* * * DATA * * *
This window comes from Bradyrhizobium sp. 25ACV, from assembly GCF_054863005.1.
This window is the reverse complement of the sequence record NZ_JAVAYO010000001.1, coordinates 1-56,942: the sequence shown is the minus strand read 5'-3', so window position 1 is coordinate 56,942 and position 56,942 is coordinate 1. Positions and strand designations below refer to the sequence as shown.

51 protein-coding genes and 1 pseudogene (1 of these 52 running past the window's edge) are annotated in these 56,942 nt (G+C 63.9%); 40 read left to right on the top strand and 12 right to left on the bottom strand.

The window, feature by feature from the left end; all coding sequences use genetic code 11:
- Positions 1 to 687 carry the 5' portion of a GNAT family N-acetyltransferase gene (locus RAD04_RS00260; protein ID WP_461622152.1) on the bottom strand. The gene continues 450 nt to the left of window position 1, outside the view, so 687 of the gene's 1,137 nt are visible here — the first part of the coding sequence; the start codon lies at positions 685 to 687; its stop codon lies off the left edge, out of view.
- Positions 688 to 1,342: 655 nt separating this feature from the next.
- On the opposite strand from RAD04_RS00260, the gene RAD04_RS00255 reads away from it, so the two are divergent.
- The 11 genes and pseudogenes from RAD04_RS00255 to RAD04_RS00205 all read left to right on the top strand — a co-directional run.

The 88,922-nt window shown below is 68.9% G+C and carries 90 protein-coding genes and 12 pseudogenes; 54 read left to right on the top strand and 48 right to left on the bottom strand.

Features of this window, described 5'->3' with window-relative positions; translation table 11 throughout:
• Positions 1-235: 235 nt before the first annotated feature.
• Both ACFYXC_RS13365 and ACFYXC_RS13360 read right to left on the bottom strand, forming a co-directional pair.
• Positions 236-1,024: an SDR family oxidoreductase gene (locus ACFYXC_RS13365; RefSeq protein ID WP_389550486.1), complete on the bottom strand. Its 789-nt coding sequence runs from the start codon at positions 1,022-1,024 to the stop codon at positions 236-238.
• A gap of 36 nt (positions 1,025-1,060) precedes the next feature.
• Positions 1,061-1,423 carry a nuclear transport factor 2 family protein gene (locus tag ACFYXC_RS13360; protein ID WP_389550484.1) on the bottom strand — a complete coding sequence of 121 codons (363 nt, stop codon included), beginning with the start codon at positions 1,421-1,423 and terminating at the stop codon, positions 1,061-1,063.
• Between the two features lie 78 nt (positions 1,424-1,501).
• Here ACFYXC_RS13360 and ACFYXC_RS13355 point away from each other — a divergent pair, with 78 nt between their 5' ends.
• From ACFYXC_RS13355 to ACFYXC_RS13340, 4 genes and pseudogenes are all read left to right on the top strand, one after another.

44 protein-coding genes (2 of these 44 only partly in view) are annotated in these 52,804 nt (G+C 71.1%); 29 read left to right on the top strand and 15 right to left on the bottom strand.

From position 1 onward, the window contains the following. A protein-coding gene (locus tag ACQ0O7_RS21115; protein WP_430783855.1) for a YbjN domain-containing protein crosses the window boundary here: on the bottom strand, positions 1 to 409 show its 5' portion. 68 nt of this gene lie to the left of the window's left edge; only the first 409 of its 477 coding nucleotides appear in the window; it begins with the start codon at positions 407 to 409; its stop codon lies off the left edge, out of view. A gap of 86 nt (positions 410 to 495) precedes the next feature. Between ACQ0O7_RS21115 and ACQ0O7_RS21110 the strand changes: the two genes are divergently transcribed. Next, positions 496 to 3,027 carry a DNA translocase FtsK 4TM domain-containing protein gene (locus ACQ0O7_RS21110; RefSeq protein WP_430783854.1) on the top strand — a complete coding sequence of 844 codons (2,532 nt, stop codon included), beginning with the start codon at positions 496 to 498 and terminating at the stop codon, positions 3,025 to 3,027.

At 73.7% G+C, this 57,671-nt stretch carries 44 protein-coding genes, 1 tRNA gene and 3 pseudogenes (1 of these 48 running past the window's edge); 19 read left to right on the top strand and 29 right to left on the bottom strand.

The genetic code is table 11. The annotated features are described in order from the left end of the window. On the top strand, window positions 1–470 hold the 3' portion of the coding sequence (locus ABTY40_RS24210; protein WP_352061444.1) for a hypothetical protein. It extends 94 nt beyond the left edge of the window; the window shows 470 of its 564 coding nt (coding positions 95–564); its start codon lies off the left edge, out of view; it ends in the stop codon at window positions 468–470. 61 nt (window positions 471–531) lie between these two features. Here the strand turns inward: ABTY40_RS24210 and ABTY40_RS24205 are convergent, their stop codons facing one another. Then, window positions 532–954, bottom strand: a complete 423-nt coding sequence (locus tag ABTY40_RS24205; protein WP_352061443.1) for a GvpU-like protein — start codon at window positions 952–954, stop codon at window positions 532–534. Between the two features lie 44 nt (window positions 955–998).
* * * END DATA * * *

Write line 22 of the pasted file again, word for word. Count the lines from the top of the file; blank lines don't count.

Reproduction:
The genetic code is table 11. The annotated features are described in order from the left end of the window. On the top strand, window positions 1–470 hold the 3' portion of the coding sequence (locus ABTY40_RS24210; protein WP_352061444.1) for a hypothetical protein. It extends 94 nt beyond the left edge of the window; the window shows 470 of its 564 coding nt (coding positions 95–564); its start codon lies off the left edge, out of view; it ends in the stop codon at window positions 468–470. 61 nt (window positions 471–531) lie between these two features. Here the strand turns inward: ABTY40_RS24210 and ABTY40_RS24205 are convergent, their stop codons facing one another. Then, window positions 532–954, bottom strand: a complete 423-nt coding sequence (locus tag ABTY40_RS24205; protein WP_352061443.1) for a GvpU-like protein — start codon at window positions 952–954, stop codon at window positions 532–534. Between the two features lie 44 nt (window positions 955–998).